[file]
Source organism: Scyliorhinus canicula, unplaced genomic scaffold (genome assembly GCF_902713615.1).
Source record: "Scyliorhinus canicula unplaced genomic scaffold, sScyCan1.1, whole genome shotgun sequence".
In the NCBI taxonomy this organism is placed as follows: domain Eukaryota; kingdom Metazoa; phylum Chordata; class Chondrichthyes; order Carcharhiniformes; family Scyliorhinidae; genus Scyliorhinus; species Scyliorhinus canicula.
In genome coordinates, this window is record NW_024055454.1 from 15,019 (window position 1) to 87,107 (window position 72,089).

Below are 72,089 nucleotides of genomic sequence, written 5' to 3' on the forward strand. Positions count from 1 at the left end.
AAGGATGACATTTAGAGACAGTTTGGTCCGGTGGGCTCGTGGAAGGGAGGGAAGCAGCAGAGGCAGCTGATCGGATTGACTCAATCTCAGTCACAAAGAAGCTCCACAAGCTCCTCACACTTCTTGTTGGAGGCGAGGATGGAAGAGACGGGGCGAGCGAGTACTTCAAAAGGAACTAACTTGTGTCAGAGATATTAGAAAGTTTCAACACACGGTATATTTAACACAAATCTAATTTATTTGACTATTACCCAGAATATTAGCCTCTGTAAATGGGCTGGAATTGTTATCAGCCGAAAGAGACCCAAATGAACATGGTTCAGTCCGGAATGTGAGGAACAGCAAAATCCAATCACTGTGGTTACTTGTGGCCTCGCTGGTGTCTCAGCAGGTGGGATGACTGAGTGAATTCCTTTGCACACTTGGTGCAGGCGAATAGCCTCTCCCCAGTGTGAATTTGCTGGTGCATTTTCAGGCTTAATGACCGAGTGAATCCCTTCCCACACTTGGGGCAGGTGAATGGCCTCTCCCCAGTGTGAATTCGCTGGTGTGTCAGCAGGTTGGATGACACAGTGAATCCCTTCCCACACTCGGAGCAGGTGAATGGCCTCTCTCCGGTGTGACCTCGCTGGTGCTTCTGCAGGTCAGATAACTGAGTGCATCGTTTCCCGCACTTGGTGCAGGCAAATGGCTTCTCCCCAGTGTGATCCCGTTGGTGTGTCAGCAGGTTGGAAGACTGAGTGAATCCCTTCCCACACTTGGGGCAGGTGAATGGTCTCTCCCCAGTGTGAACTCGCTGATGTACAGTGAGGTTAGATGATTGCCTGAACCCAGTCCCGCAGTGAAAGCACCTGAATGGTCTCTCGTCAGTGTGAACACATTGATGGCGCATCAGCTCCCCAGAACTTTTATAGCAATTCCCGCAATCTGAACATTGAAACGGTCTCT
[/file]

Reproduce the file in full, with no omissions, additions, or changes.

Source organism: Scyliorhinus canicula, unplaced genomic scaffold (genome assembly GCF_902713615.1).
Source record: "Scyliorhinus canicula unplaced genomic scaffold, sScyCan1.1, whole genome shotgun sequence".
In the NCBI taxonomy this organism is placed as follows: domain Eukaryota; kingdom Metazoa; phylum Chordata; class Chondrichthyes; order Carcharhiniformes; family Scyliorhinidae; genus Scyliorhinus; species Scyliorhinus canicula.
In genome coordinates, this window is record NW_024055454.1 from 15,019 (window position 1) to 87,107 (window position 72,089).

Below are 72,089 nucleotides of genomic sequence, written 5' to 3' on the forward strand. Positions count from 1 at the left end.
AAGGATGACATTTAGAGACAGTTTGGTCCGGTGGGCTCGTGGAAGGGAGGGAAGCAGCAGAGGCAGCTGATCGGATTGACTCAATCTCAGTCACAAAGAAGCTCCACAAGCTCCTCACACTTCTTGTTGGAGGCGAGGATGGAAGAGACGGGGCGAGCGAGTACTTCAAAAGGAACTAACTTGTGTCAGAGATATTAGAAAGTTTCAACACACGGTATATTTAACACAAATCTAATTTATTTGACTATTACCCAGAATATTAGCCTCTGTAAATGGGCTGGAATTGTTATCAGCCGAAAGAGACCCAAATGAACATGGTTCAGTCCGGAATGTGAGGAACAGCAAAATCCAATCACTGTGGTTACTTGTGGCCTCGCTGGTGTCTCAGCAGGTGGGATGACTGAGTGAATTCCTTTGCACACTTGGTGCAGGCGAATAGCCTCTCCCCAGTGTGAATTTGCTGGTGCATTTTCAGGCTTAATGACCGAGTGAATCCCTTCCCACACTTGGGGCAGGTGAATGGCCTCTCCCCAGTGTGAATTCGCTGGTGTGTCAGCAGGTTGGATGACACAGTGAATCCCTTCCCACACTCGGAGCAGGTGAATGGCCTCTCTCCGGTGTGACCTCGCTGGTGCTTCTGCAGGTCAGATAACTGAGTGCATCGTTTCCCGCACTTGGTGCAGGCAAATGGCTTCTCCCCAGTGTGATCCCGTTGGTGTGTCAGCAGGTTGGAAGACTGAGTGAATCCCTTCCCACACTTGGGGCAGGTGAATGGTCTCTCCCCAGTGTGAACTCGCTGATGTACAGTGAGGTTAGATGATTGCCTGAACCCAGTCCCGCAGTGAAAGCACCTGAATGGTCTCTCGTCAGTGTGAACACATTGATGGCGCATCAGCTCCCCAGAACTTTTATAGCAATTCCCGCAATCTGAACATTGAAACGGTCTCT